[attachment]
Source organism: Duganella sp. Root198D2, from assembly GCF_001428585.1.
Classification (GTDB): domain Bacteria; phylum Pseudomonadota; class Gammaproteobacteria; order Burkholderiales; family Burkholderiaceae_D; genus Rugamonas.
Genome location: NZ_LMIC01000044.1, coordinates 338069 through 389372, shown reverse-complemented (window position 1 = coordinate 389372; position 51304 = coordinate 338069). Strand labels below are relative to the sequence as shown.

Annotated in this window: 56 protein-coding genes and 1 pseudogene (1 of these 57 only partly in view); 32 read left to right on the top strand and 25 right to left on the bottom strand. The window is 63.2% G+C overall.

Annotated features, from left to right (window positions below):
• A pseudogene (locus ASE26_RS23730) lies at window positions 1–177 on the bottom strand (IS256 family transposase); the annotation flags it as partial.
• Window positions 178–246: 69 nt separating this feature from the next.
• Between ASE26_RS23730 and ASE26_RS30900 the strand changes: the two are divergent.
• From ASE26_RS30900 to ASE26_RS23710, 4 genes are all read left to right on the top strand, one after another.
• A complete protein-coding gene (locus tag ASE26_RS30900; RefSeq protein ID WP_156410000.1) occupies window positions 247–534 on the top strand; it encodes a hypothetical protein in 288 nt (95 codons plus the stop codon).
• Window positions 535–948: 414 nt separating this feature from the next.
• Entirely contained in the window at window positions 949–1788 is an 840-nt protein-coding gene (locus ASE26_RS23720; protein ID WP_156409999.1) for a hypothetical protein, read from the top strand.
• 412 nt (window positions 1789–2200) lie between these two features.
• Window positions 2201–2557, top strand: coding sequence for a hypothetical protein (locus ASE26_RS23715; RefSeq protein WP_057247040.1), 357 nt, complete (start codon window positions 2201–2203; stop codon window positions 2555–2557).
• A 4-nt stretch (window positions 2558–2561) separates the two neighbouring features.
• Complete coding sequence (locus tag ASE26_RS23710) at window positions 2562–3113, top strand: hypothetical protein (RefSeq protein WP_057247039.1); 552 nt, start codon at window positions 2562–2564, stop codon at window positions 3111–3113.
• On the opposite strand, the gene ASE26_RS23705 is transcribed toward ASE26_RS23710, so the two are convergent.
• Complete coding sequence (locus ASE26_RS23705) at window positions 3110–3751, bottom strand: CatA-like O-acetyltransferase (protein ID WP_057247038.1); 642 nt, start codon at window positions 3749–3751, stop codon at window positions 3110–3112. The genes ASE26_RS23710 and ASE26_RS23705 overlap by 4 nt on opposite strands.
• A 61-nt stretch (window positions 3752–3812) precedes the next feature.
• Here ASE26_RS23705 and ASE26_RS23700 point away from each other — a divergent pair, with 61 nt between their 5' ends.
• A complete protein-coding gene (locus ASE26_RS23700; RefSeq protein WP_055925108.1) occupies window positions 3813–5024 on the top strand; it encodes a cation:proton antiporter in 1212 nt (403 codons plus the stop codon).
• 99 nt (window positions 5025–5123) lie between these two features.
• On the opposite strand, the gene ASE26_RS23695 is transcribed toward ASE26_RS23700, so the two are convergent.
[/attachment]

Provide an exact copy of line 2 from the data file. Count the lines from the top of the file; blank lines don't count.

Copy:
Classification (GTDB): domain Bacteria; phylum Pseudomonadota; class Gammaproteobacteria; order Burkholderiales; family Burkholderiaceae_D; genus Rugamonas.